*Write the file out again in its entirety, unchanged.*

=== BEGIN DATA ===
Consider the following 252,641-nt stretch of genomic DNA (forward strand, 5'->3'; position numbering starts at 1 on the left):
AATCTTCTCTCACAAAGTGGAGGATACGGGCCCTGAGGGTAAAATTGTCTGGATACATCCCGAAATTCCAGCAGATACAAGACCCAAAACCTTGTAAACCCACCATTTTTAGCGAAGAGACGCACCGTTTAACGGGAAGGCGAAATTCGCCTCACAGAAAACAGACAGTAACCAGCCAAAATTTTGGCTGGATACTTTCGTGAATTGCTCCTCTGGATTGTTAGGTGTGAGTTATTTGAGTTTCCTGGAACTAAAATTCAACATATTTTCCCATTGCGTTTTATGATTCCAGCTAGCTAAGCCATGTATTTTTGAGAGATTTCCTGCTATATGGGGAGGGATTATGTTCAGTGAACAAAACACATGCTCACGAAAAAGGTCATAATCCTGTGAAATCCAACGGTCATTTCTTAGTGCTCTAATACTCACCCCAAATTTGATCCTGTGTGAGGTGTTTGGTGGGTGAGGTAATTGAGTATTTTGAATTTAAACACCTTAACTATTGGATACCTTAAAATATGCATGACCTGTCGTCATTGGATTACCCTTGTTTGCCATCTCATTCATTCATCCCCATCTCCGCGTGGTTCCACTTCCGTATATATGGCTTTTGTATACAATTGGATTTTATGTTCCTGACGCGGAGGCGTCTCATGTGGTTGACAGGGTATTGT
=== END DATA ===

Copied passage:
Consider the following 252,641-nt stretch of genomic DNA (forward strand, 5'->3'; position numbering starts at 1 on the left):
AATCTTCTCTCACAAAGTGGAGGATACGGGCCCTGAGGGTAAAATTGTCTGGATACATCCCGAAATTCCAGCAGATACAAGACCCAAAACCTTGTAAACCCACCATTTTTAGCGAAGAGACGCACCGTTTAACGGGAAGGCGAAATTCGCCTCACAGAAAACAGACAGTAACCAGCCAAAATTTTGGCTGGATACTTTCGTGAATTGCTCCTCTGGATTGTTAGGTGTGAGTTATTTGAGTTTCCTGGAACTAAAATTCAACATATTTTCCCATTGCGTTTTATGATTCCAGCTAGCTAAGCCATGTATTTTTGAGAGATTTCCTGCTATATGGGGAGGGATTATGTTCAGTGAACAAAACACATGCTCACGAAAAAGGTCATAATCCTGTGAAATCCAACGGTCATTTCTTAGTGCTCTAATACTCACCCCAAATTTGATCCTGTGTGAGGTGTTTGGTGGGTGAGGTAATTGAGTATTTTGAATTTAAACACCTTAACTATTGGATACCTTAAAATATGCATGACCTGTCGTCATTGGATTACCCTTGTTTGCCATCTCATTCATTCATCCCCATCTCCGCGTGGTTCCACTTCCGTATATATGGCTTTTGTATACAATTGGATTTTATGTTCCTGACGCGGAGGCGTCTCATGTGGTTGACAGGGTATTGT